It’s full of analog Tubey Magic — the richness, sweetness, and warmth are nothing short of stunning. The transparency, clarity, texture, dynamics, energy, spaciousness, and three-dimensionality of this recording are really something to be heard. The piano has real weight, the vocals are breathy and full, and the string tone is some of the best we have ever heard on a pop album.

Drop the needle on Border Song. When it hits the big “Holy Moses” chorus, you can pick out and follow all the different voices. The sound of the harp on Sixty Years On is positively sublime. (more…)

The Who – Tommy

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  • Outstanding sound for all four sides with Shootout Winning Triple Plus (A+++) grades on side one and solid Double Plus (A++) grades on the remaining three sides
  • Exceptionally quiet vinyl too – they don’t come our way with audiophile quality surfaces like these very often, almost never in fact
  • Our early Black Label British Track pressing here has the rich, spacious, Tubey Magical sound that has the power to immerse you in the story of a deaf, dumb and blind boy named Tommy
  • Top 100, and clearly our pick for the best sounding album The Who ever made – when you play a copy that sounds as good as this one we think you’ll have no problem seeing our point
  • 4 1/2 stars: “…Townshend’s ability to construct a lengthy conceptual narrative brought new possibilities to rock music.”

*NOTE: On all four sides, a very small warp is not audible.

I know of no other Who album with such consistently good sound — song to song, not copy to copy, of course. Just about every song on here can sound wonderful on the right pressing. If you’re lucky enough to get a Hot Stamper copy, you’re going to be blown away by the Tubey Magical Guitars, the rock-solid bottom end, the jumpin’-out-of-the-speakers presence and dynamics, and the silky vocals and top end.

Usually the best we can give you for The Who is “Big and Rockin,” but on Tommy, we can give you ’60s analog magic that will all but disappear in the decades to follow.

Acoustic guitar reproduction is key to this recording, and on the best copies the harmonic coherency, the richness, the body and the phenomenal amounts of Tubey Magic can be heard in every strum. (more…)

Christopher Cross – What to Listen For

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Hot Stamper Albums with Choruses that Are Big and Clear

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Another in our series of Home Audio Exercises with advice on What to Listen For (WTLF) as you critically evaluate your copy of the album.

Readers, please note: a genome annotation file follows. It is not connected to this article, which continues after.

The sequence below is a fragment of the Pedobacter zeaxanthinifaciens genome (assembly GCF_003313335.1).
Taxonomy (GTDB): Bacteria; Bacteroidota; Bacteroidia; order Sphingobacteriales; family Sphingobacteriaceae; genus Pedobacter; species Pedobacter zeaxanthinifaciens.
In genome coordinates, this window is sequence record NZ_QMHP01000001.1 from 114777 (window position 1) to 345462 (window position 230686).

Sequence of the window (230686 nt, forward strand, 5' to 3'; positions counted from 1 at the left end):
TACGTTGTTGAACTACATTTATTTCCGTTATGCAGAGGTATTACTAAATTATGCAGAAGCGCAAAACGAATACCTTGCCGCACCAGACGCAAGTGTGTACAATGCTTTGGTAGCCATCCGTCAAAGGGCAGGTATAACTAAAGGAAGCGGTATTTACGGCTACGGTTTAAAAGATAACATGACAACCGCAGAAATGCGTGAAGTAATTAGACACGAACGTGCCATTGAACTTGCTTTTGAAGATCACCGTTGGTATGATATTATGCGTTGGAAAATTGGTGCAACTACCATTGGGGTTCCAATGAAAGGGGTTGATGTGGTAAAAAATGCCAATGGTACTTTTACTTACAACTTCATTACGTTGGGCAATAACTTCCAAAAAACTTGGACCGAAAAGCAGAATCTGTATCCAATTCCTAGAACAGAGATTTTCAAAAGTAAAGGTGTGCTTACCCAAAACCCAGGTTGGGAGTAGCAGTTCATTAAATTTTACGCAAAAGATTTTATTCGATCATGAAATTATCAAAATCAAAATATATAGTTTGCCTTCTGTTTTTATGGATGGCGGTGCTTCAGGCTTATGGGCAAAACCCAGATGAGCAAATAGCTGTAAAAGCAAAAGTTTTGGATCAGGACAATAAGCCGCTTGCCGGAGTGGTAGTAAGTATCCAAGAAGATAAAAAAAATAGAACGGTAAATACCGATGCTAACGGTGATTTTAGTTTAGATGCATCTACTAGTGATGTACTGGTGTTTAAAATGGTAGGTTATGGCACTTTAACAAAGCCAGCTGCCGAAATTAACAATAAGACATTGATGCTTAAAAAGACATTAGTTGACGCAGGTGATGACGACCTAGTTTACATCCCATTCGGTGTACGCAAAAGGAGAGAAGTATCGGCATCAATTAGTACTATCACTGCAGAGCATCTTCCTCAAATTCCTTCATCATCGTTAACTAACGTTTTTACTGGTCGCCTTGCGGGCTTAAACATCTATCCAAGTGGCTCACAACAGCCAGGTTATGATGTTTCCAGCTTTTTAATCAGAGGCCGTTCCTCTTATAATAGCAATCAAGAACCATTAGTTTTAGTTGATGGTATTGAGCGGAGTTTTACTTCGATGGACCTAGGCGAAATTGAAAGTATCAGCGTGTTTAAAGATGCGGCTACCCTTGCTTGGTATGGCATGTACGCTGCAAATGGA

There’s one test on side two that few copies do well on. The mostly instrumental section in the middle of Ride Like the Wind has a huge chorus singing in a wonderfully reverberant studio. Only the most transparent, most distortion-free copies let you clearly hear all their voices bouncing off the walls.

Take any two copies and listen for just this one effect and you will soon see that no two copies reproduce the reverberations identically, and many barely reproduce them at all.

Overall

The sound is full, rich, lively and even Tubey Magical in the best tradition of the glossy Pop Productions that were all the rage in the late-’70s. If you like Michael McDonald, Toto, The Doobies, Hall and Oates, The Bee Gees and countless other bands we have lovingly found a home for in our Hot Stamper sections you will no doubt find much to like here.

A guilty pleasure you say? When a record sounds this good there is nothing to feel guilty about!

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Journey – Escape

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  • This outstanding copy of the band’s 1981 release boasts solid Double Plus (A++) sound from first note to last
  • This copy was big and bold, with huge choruses that really come alive – just the way we like our Journey albums to sound
  • A #1 album jam-packed with hits: Don’t Stop Believin’, Stone in Love, Who’s Crying Now and Open Arms
  • 4 1/2 stars: “Outside of the singles, there is a certain electricity that circulates through the rest of the album. The songs are timeless, and as a whole, they have a way of rekindling the innocence of youthful romance and the rebelliousness of growing up, built from heartfelt songwriting and sturdy musicianship.””

We’ve been trying to find good sound on Journey records for close to a decade, and finally we have something to show for all that work — killer sound on their only Number One album, with monster jams like Don’t Stop Believin’, Stone in Love, Who’s Crying Now — the first three tracks on side one! — and the big closer for side two, Open Arms.